What does a writer need more than anything else? Talent? Imagination? Time? Brain space? Faith? Hope? Probably all of these. But above all else the writer needs self-discipline. That is what creates the opportunity for these other important qualities to exist.
What is a talented writer anyway? I’ve certainly come across some writers who seem to have a gift. Writing comes easily and without making much effort at all they produce something beautiful. Where are these writers, though, when they run out of ideas or the publisher imposes a deadline that’s awkward? In fact successful writers often even have to be more self-disciplined: it’s no longer a matter of fitting in a couple of hours after work. The only opportunity to write may come on a crowded train or in an unfamiliar hotel bedroom after a day of publicity events.
As time goes by we use up all of our good ideas and in fact some that seemed good actually don’t translate into a story that works. We have to force the imagination. It may seem a step backwards but trying a few creative writing exercises can help here. Writers, anyway, need time out. Time when they switch off from the constant thought about their work. It takes some self-discipline to create that. It feels and looks bizarre – just doing nothing. That then has to be combined with the other self-discipline of sitting down with the note pad or at the keyboard, even when you think you have nothing to say. Faith comes in here a little: the more often you do that the easier it gets. You know you will be able to write something. I’ve actually noticed I often write better when I’ve felt less comfortable with it.
You can always make / find time. While the baby’s asleep. In your lunch break. After the children have gone to bed. Successful writers do. Often, once people become “full-time” writers, they actually don’t spend any more time writing than they did when they were fitting it around other things. The experience of writing may be more enjoyable, and possibly the quality is better but time isn’t the only factor there. They may well be doing other “writerly” things with the rest of their day.
The trick is not to expect too much of yourself. Don’t say you will write for an hour a day because if you’ve only got ten minutes, you won’t attempt to write. Chances are, if you try for ten minutes a day, you’ll more often than spend much longer at your desk.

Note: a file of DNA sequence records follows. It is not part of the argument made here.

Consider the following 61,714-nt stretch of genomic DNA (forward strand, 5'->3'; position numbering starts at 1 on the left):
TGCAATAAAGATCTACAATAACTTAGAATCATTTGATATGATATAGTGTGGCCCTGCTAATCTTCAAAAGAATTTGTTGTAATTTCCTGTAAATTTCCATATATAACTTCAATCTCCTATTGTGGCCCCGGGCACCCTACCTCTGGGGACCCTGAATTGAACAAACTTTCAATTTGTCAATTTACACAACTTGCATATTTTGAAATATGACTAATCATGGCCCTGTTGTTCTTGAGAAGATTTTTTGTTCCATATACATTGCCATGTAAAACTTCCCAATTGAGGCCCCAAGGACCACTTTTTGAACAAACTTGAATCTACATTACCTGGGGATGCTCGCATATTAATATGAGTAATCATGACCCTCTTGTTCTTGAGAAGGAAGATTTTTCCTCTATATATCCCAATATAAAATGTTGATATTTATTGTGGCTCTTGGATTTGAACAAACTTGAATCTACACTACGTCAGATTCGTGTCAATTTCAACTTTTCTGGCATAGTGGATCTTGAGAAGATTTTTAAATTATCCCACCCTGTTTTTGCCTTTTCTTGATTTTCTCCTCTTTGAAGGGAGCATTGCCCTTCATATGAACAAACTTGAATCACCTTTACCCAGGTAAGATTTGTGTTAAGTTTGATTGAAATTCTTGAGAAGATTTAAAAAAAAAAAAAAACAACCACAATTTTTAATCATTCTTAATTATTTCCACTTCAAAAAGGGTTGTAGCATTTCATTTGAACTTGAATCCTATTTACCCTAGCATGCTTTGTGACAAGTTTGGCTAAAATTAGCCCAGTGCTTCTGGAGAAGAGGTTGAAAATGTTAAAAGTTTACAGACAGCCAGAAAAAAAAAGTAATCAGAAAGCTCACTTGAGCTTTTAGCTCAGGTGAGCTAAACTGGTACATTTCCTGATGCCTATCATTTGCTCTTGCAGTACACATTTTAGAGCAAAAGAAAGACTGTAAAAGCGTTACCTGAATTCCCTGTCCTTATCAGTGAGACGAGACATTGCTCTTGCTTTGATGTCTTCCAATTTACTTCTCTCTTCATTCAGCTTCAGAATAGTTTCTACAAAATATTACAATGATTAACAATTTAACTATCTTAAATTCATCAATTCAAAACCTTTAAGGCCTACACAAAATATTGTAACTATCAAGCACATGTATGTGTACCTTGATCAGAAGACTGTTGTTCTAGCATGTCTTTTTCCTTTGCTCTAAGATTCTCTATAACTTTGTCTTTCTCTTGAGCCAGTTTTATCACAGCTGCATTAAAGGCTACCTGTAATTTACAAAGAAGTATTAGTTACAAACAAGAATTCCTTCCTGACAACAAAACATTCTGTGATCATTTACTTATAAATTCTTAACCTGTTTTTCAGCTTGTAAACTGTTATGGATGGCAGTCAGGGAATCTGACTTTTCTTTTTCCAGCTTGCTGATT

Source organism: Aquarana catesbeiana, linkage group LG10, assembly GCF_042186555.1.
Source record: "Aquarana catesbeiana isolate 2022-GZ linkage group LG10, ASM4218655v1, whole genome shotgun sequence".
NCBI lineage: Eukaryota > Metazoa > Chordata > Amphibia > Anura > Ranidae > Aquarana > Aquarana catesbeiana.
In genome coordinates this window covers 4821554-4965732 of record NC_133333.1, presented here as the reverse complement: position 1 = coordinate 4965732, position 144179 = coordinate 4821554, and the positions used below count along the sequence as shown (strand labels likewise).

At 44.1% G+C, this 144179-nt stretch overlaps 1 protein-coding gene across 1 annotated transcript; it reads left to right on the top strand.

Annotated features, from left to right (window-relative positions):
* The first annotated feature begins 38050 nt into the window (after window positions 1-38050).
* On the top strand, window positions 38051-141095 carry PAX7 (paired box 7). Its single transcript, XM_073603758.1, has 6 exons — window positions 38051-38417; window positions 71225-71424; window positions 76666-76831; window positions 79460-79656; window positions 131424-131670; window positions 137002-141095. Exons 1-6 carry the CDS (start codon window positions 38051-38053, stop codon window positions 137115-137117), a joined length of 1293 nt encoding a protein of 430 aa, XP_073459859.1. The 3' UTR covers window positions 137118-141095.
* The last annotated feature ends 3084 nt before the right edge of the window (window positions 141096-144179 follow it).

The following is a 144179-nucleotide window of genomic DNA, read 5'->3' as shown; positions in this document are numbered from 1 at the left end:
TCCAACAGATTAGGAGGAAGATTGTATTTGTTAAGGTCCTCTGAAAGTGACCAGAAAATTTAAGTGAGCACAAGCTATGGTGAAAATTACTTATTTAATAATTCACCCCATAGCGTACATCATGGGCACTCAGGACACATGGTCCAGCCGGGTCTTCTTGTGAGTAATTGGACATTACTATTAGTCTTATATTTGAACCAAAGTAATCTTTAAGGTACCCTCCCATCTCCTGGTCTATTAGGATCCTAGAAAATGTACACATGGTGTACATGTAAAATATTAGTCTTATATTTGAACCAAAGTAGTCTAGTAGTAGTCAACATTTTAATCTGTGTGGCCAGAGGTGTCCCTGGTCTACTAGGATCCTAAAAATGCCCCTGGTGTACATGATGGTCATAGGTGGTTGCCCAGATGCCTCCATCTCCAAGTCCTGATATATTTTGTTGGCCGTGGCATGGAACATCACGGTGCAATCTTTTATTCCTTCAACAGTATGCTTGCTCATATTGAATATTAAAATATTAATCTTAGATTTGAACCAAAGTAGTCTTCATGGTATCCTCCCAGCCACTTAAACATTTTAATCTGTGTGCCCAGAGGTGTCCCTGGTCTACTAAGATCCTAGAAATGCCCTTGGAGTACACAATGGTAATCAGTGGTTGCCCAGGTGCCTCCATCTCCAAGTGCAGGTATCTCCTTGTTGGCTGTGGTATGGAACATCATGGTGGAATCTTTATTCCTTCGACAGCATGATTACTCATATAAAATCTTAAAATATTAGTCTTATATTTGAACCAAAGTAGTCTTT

Did you know that it is widely believed that you need 10,000 hours at your craft before you are ready for the public?
It isn’t just a question of time, though, is it? If you’ve had a fraught day, it’s hard to get into the right frame of mind to write. It is for that reason my first activity of the day is always my writing. I then feel free to spend as long as is needed on anything else. I know I am lucky: even though I am not a full-time writer, my day job is very much about my writing and if my line-manager walked into my office right now, he would have no problem with the fact that I am writing this on my work computer in my employer’s time.
It wasn’t always thus. I did my Masters in Writing for Children whilst keeping up with my own writing, entering every competition going (I don’t do that now – I’m much more selective) and being Head of Modern languages at a challenging school in Basingstoke. I worked very late in the evening, weekends and school holidays. Oh, and my own children were teenagers at the time and you know what that means.
You have to form an hiatus between your normal concerns and what your writing needs. Tea or mediation might work. Put all of your concerns about the rest of your life on hold – write a list, maybe – if it’s on the list it is going to be dealt with – or try worry dolls. Tell the dog. Whatever works for you. Then get writing.
A colleague of mine swears by changing space. Leave the office and go home. Move to another room. Have a different desk for writing from the one where you pay household bills. I’ve tried that too – it really does work.